Against the backdrop of the much-anticipated retrospective of his work at the Hayward Gallery, we examine the impact of Andreas Gursky on the story of 21st Century photography, and the growing strength and impact of his work on the market.
There's a strong argument to be made for Andreas Gursky being the most important photographer in the world. He’s certainly the most lucrative. Of the twenty most expensive photos ever sold at auction, the German was responsible for taking six. (That number is actually matched by the American, Cindy Sherman, though Gursky trumps her by having sold a greater number of works for more than $1 million: nine to Sherman’s seven.)
He's beloved of curators and museum directors internationally too, his images featuring in the collection of pretty much every major institution of contemporary art. And let’s not forget the countless retrospectives he has had over the years, at venues such as the Museum of Modern Art in New York; the Reina Sofía in Madrid; Centre Pompidou in Paris; and currently, as it marks its 50th anniversary, the Hayward Gallery in London. Ralph Rugoff, Director of the newly re-opened Hayward Gallery, states that Gursky is: "an artist who has created some of the most visually compelling images of his generation – work that has changed not only the vocabulary of photography, but of picture making in general. Acutely thoughtful as well as ingeniously composed, Gursky's photographs provoke us to reflect anew on contemporary social landscapes across the world."
What is it about Gursky that makes him so special, though? His formative years don't provide much of a clue. Born in Leipzig in 1955, he was brought up in Düsseldorf, where he studied photography at the Kunstakademie under husband-and-wife duo, Bernd and Hilla Becher, known for their rigorous, black-and-white documents of industrial sites and structures.
The chief lesson he learned from the Bechers seems to have been that art can be found everywhere, that every square inch of our world has potential – whether it's the inactive wheel material handler in 1984’s Essen; or the architectural innards of Beijing National Stadium (otherwise known as the Bird’s Nest) in 2010’s Beijing, which will be offered for sale in the forthcoming Contemporary Art Day Sale at Sotheby's in London. Alex Branczik, Head of Contemporary Art explains: "Andreas Gurksy is a history painter for the 21st century, a chronicler of our times. While his images depict our contemporary existence, they are underpinned by an acute awareness of art history."
One of the most striking aspects of Gursky’s photographs is their size. Thanks to advances in printing techniques in the early 1990s, he has been able to reproduce them in large formats that had previously been the reserve of painting – often they’re two or three metres long. The fact he strictly limits the number of editions of each image suggests a striving to match the uniqueness of painting too. Gursky says he has “always been alert to art-historical parallels in [his] work”, and part of his success can surely be put down to this. In his early years, for example, he was fond of shooting vast landscapes, which many a commentator compared to those of his Romantic, 19th-Century compatriot, Caspar David Friedrich.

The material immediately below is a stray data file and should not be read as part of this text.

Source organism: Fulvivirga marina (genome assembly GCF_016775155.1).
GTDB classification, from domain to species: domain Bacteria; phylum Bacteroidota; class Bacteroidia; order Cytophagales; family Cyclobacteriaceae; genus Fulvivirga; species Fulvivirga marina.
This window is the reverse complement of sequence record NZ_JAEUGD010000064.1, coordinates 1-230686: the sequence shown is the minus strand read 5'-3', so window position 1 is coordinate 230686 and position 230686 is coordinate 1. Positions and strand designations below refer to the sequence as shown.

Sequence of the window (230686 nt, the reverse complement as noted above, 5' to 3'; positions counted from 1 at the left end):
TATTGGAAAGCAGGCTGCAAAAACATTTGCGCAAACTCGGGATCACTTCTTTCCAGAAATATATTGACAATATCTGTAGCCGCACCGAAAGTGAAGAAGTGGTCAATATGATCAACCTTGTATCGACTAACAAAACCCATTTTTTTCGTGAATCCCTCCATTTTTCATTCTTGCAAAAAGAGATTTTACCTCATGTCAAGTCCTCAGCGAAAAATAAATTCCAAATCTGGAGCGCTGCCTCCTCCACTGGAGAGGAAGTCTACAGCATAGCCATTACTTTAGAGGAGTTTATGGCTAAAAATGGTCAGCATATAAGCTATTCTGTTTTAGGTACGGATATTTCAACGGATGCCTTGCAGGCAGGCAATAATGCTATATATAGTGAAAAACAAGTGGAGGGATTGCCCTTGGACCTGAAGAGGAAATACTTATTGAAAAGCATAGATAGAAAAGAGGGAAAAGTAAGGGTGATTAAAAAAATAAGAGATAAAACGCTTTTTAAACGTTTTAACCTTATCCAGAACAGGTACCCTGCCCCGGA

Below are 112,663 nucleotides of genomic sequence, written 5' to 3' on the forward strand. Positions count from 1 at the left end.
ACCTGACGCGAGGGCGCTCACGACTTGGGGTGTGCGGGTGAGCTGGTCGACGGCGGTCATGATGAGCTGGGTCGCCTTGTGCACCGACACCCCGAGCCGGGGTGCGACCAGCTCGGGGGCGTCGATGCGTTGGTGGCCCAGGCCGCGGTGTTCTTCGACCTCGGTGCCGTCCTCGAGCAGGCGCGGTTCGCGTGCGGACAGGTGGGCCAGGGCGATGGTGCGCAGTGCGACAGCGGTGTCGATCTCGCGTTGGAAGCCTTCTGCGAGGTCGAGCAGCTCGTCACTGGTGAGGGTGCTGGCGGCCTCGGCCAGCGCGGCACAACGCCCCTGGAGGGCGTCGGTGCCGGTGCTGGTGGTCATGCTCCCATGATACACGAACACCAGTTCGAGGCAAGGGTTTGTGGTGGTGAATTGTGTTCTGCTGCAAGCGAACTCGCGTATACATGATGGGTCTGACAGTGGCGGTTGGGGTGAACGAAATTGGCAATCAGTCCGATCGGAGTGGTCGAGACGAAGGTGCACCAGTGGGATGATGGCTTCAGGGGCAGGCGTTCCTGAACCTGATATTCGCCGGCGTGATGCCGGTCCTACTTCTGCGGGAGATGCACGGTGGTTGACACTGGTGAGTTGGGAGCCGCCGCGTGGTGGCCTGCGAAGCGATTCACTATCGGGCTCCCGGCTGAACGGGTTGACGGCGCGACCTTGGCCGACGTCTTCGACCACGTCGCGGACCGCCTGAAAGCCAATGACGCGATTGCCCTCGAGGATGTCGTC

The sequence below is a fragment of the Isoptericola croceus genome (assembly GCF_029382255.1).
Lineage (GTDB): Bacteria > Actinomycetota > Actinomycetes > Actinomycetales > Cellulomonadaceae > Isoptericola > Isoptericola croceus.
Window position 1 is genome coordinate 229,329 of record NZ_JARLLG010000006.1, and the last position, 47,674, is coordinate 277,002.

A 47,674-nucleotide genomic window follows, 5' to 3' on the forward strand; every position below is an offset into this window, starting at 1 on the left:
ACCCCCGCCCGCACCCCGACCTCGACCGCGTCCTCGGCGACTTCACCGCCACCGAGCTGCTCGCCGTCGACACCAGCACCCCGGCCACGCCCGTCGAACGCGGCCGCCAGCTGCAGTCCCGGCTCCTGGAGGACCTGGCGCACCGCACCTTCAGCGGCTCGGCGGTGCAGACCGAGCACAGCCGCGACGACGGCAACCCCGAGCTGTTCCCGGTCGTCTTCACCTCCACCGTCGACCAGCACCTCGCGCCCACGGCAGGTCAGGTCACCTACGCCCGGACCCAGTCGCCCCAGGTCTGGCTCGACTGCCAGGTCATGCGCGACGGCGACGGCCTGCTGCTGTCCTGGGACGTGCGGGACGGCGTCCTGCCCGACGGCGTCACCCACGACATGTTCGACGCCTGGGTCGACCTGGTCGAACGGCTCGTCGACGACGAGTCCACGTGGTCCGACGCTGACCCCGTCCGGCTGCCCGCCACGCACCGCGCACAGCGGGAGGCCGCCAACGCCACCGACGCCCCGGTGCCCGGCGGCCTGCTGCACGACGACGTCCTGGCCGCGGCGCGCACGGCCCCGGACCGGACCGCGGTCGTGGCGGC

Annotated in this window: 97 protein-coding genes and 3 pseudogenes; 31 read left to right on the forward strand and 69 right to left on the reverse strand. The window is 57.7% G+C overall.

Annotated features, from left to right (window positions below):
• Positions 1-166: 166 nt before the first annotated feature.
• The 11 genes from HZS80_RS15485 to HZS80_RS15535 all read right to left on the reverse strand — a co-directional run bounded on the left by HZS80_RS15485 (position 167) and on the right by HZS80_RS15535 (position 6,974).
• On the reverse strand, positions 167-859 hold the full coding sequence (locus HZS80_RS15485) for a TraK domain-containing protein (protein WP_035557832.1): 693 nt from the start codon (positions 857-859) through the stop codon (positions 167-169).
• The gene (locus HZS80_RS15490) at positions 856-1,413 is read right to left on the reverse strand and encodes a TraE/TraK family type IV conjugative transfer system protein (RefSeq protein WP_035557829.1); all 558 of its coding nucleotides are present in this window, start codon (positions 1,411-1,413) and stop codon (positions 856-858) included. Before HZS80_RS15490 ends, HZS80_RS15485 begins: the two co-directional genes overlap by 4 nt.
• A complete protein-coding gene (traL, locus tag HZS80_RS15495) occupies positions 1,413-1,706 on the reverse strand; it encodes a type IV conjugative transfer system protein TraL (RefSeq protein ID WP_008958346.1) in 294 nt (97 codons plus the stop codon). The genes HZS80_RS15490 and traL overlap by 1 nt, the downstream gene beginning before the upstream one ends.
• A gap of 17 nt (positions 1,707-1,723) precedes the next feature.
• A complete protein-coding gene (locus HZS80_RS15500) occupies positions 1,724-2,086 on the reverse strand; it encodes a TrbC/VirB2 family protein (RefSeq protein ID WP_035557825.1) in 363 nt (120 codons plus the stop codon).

More recently, he has taken to producing views of large groups of people from on high – such as the frenetic stock market traders in Chicago Board of Trade (1997) – which might be deemed contemporary updates on Hieronymus Bosch.
In one of his most famous works, meanwhile, 1993's Paris, Montparnasse – depicting the exterior of the French capital's largest apartment block – we see what is essentially a grid that harks back to geometric abstraction. Gursky, in short, aspires to have his photography accorded the status of fine art – or, at least, have it discussed in the same breath as the paintings of past masters. Recent auction results are proof he's succeeding.
For his subject matter, however, Gursky never looks to the past. Indeed, it couldn't really be more contemporary. He’s renowned, above all, as a chronicler of global capitalism in the late-20th and early 21st Century: from seaports and superstores to factory floors, he captures it all, usually from a distance that offers a cool neutrality rather than any form of social commentary. Generally, the humans in these images are portrayed like ants: tiny, toiling and tireless, animating the bigger picture but of zero significance in their own right. As Gursky himself put it: "I am never interested in the individual, but in the human species and its environment".
Gursky's method is very modern too. He uses digital trickery to end up with scenes that aren't exactly as he shot them, presenting what might be called 'heightened reality'. Take Paris, Montparnasse, which is actually the result of shots taken from two different vantage points pieced together. Gursky thereby does away with foreshortening and gives equal emphasis to each of the block's 750 windows. In other works, his editing extends to removing, at will, people, trees, buildings and much else besides.
Like any good artist, Gursky picks and chooses what to include in his compositions and what not. It’s just that, by working in a medium that traditionally has been associated with documentary truth, he subverts our expectations.
One might say, though, that, in 2018, times and technology are finally catching up with Gursky – to such an extent that the implications of his photographic process are more pertinent than ever. In this era of "fake news" – when so much of our lives is determined digitally and photo-editing apps are available to anyone with a smartphone – how can the public trust the veracity of the images it consumes?
For an artist so alive to art history, Gursky also has remarkably few peers when it comes to engaging with the world around him.
Andreas Gursky runs until 22 April 2018 at Hayward Gallery, and is proudly sponsored by Sotheby's.